The Field research was essential to carry out detailed mapping of the occurrence of knots and defects in both falling boards and battens. This allowed different defect cutting scenarios to be evaluated. In the future this will enable informed decisions to be made regarding which joinery grades provide the greatest return on investment. In total three batches of timber were assessed. These comprised two packs of falling boards of two different widths from one sawmill and one pack of battens from a second sawmill. A total of 277 falling boards and 48 battens were assessed for growth rate. Those that passed the growth rate requirements for external or internal joinery were mapped in detail. In total nearly 4,000 knots and 4,000 clear sections of timber were measured and recorded, which resulted in the recording and entering of over 15,000 data points. The results from modelling of the data showed good potential for the material to be re-engineered for use in joinery.

3. The processing and technology required for manufacturing Scottish grown timber joinery products are described. There are a wide range of machines available for each operation: scanning, cross cutting, finger jointing, planing and laminating. The exact machines for an individual sawmill will depend upon the budget available and the throughput required. The information provided will give Scottish sawmills a good understanding of many of the technical issues to be considered. The use of a scanner to identify and mark defects will be essential for commercial defect cutting and finger jointing for joinery. The scanner could supply two high speed through-feed cross cut saws, although a single saw would be appropriate initially. This would feed a packet type finger jointing machine, followed by a moulder for surfacing prior to laminating.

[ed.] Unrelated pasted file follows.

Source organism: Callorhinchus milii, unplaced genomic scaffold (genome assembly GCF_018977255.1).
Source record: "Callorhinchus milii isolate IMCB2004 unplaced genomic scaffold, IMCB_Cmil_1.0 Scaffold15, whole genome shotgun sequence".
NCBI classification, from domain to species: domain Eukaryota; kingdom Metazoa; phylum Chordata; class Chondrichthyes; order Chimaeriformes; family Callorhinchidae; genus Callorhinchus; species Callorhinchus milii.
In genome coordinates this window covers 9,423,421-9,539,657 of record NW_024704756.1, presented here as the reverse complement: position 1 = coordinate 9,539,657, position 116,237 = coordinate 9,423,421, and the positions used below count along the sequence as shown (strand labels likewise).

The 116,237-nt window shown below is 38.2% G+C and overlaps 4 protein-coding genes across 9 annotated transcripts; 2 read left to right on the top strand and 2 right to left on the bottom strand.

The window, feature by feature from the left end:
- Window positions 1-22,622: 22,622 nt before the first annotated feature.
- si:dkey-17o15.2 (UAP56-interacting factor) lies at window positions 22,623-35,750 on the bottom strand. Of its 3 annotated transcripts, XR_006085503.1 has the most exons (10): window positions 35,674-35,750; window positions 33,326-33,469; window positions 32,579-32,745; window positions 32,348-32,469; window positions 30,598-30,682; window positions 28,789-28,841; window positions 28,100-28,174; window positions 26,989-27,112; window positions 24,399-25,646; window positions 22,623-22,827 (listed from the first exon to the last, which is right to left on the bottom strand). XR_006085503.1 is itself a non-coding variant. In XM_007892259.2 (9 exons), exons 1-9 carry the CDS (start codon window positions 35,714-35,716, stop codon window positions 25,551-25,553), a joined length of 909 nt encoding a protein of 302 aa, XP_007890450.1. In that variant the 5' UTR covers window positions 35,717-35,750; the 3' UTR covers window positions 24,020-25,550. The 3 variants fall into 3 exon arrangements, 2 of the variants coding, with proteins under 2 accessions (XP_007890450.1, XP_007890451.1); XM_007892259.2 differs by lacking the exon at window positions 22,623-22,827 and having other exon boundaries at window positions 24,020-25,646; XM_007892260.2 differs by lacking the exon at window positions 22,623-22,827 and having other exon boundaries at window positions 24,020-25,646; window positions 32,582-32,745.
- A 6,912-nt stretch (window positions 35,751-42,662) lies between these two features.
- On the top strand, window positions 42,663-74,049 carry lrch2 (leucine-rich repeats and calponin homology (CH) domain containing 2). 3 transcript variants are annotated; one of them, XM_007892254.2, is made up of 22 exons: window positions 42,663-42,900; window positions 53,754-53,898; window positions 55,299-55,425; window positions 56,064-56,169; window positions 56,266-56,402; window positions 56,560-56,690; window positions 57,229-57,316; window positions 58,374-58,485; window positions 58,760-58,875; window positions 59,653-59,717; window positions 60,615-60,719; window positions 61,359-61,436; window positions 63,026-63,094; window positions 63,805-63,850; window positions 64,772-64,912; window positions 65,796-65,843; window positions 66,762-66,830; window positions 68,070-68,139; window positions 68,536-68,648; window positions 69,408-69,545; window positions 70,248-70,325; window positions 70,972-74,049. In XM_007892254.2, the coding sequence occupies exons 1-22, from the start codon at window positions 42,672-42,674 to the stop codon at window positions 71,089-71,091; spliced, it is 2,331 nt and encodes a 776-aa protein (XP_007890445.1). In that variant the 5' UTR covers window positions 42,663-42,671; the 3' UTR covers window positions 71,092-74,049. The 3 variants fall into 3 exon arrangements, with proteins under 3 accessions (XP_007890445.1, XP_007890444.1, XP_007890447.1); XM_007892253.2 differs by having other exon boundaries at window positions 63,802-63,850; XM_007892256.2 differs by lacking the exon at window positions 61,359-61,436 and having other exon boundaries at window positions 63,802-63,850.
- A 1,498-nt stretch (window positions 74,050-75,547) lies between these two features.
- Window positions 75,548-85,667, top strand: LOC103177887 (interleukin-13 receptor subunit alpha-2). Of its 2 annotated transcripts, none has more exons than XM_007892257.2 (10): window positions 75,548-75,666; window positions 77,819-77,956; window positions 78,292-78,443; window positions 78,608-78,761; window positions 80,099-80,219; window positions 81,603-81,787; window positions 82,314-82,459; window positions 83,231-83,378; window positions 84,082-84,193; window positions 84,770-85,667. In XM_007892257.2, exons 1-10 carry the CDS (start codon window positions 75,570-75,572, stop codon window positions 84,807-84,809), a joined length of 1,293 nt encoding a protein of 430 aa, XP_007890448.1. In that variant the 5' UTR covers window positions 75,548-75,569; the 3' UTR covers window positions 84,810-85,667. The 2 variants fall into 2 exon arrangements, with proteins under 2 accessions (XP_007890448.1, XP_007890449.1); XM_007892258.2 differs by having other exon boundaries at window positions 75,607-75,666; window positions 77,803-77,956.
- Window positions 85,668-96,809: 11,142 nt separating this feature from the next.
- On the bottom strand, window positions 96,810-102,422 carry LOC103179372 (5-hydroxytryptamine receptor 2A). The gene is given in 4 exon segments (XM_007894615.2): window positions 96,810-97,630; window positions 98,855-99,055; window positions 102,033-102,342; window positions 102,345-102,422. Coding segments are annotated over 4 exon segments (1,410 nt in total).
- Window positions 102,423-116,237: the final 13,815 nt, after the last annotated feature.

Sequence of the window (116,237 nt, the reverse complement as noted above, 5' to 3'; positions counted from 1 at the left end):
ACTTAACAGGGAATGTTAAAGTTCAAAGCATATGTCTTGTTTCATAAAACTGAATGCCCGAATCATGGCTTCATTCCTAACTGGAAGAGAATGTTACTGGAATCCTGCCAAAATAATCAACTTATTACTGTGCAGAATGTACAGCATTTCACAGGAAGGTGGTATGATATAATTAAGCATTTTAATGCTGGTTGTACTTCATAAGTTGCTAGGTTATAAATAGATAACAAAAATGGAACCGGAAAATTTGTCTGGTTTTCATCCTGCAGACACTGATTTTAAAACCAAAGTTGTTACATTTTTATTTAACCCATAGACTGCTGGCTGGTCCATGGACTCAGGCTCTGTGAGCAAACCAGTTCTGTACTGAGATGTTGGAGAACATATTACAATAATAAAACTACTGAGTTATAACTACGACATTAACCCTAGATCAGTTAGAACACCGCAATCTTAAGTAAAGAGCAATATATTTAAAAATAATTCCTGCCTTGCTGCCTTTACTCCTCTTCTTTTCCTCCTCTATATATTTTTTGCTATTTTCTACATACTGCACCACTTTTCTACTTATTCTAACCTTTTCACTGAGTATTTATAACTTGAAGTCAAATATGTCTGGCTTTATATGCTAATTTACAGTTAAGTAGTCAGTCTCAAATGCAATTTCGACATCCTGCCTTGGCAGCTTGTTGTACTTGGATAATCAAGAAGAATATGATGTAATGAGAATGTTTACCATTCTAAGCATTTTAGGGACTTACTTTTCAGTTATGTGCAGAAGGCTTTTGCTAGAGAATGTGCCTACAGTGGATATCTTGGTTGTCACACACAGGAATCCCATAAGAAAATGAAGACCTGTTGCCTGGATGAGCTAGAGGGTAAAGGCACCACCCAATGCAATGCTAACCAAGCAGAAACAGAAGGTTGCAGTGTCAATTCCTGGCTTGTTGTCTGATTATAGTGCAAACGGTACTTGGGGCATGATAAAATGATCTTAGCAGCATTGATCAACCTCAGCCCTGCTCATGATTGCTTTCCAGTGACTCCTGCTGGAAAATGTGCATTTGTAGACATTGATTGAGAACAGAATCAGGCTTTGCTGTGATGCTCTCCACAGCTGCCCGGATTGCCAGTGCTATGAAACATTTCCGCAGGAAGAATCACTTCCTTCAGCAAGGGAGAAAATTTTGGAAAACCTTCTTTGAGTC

4. A review is presented outlining the work that has been carried out relating to the performance of painted spruce. However, the research was predominantly carried out on slower grown Norway spruce, so some further testing will be essential to establish the performance of Scottish Sitka spruce.